"...indispensable, practical and timely...." -Maxine Clark, Founder & Chief Executive Bear, Build-A-Bear Workshop
Topeka, Kansas (PRWEB) December 28, 2012
Marissa Mayer made headlines this year when she left Google for Yahoo!, where she became the youngest and first pregnant CEO of a Fortune 500 company. But the Yahoo! board’s acceptance of Mayer’s pregnancy and new role as a working mother is far from that of most working women, and particularly so for those who work in one of the last, unexpected, and unintentional strongholds of gender bias: the family business, says Anne E. Francis.
Francis is a renowned consultant to business families and the author of the fully revised 2012 book, The Daughter Also Rises: How Women Advance in Family Business.
Business families know first-hand the intense demands, pressures and challenges of leading—and finding future leaders for—their businesses. In many if not most family businesses, which account for 80 to 90 percent of all business enterprises in North America, the family behind the business unconsciously carves out distinctly different roles for the males and females in the family.
“Too often business-owner parents prepare their sons for leadership from an early age, while overlooking their daughters or seeing them as ‘temporary’ employees,” says Francis. “Many family business leaders still believe that sons can work and have a family, while daughters can work or have a family.”
Succession: the ultimate challenge
The financial consequences of overlooking or discounting daughters may be high. While independent family owned-businesses are an economic powerhouse, contributing 64 percent of the nation’s gross domestic product and employing 62 percent of the U.S. workforce, it’s a powerhouse that quickly loses steam. A mere one-third of family businesses survive into a second generation, barely 10 percent succeed to a third generation, and only about 4 percent to a fourth.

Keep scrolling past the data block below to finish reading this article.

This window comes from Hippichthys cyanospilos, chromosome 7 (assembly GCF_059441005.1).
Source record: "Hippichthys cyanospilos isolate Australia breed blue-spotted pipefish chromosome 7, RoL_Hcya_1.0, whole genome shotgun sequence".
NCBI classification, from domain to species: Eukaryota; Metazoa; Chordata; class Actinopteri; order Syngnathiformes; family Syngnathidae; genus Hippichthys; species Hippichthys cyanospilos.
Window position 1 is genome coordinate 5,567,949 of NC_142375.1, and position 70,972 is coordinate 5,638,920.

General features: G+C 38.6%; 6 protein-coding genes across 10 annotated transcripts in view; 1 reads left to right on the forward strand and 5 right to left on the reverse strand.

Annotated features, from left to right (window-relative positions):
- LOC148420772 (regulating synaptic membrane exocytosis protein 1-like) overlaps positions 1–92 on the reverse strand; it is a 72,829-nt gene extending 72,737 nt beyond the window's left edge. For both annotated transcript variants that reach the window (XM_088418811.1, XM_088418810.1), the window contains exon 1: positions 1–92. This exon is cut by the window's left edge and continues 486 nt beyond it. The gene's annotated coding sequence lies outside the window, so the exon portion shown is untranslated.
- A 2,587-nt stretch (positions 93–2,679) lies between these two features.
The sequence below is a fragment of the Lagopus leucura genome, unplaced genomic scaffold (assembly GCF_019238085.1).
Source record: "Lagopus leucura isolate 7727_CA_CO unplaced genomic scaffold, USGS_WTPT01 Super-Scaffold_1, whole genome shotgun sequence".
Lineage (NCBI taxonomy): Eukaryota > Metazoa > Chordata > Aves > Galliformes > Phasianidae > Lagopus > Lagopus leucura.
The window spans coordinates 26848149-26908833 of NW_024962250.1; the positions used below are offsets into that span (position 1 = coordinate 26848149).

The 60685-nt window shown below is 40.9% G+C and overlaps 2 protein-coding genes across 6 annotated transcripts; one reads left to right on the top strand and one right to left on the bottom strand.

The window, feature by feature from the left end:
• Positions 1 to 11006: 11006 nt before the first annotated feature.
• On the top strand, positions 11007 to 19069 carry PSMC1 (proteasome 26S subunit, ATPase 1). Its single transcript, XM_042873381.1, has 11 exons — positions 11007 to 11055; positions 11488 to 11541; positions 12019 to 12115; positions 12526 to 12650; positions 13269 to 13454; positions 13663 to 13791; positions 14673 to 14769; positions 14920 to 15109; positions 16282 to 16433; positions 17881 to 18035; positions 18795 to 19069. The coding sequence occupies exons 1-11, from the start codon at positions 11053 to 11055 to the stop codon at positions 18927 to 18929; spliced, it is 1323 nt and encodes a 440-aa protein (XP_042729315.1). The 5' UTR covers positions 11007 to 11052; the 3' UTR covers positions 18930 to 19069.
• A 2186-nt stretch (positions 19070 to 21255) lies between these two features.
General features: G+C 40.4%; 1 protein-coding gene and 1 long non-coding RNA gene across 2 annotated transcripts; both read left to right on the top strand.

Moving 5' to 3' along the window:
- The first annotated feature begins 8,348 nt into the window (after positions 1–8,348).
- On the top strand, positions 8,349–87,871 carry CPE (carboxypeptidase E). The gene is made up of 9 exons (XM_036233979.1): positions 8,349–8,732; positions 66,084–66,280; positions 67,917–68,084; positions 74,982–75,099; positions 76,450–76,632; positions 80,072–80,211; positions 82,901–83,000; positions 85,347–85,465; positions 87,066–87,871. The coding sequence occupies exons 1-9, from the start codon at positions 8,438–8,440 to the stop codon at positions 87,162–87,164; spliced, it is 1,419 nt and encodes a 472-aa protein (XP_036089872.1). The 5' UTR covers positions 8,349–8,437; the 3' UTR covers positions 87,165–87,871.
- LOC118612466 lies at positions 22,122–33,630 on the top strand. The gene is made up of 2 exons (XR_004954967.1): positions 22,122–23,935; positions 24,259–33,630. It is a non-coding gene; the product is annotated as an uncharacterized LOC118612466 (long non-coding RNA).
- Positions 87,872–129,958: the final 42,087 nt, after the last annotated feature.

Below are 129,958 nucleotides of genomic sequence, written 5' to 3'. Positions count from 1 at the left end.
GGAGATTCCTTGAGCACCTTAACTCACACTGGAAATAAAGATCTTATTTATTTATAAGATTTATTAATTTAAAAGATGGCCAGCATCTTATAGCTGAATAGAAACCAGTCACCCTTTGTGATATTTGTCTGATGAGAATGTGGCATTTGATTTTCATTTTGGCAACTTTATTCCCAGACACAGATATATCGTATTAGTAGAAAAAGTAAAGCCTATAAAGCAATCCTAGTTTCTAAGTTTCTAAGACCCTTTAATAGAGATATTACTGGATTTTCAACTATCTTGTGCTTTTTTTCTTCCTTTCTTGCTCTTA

A strong succession plan is critical for family businesses to transition successfully to the next generation. “In preparing for succession, business families must tap all their best talent, not just the half that is male,” says Francis.
Go-to guide: The Daughter Also Rises
Francis draws on three decades of experience consulting with top North American business families to offer practical help and hope in The Daughter Also Rises.
- In Part 1, Francis takes readers behind the boardroom door to witness the complex and often highly charged relationships within business families.
- In Part 2, Francis examines the business of running a family business.
- In Part 3, Francis shows women in business families how to:
-- Determine whether they want to join the family business.
-- Assess their own strengths and weaknesses as leaders.
-- Create a career-development plan to guide them through a challenging and fulfilling career.
-- Learn the most common problems and best practices of families in business.
-- Find solutions to family conflicts that can damage the business.
- In Part 4, Francis offers a straight-talking Q&A: All You Ever Wanted to Ask About Family Businesses But Were Afraid to Know.
About Anne E. Francis
Anne Francis, PhD, and her husband, Jack Fitzpatrick, PhD, are the founders of the Family Business Resource Center, a consulting firm that provides long-term solutions to family businesses and the people behind them. Francis also provides executive and organizational consultations to publicly traded companies. She lectures widely on how to thrive in business and in a business family. Francis is licensed as a clinical social worker and a marital and family therapist.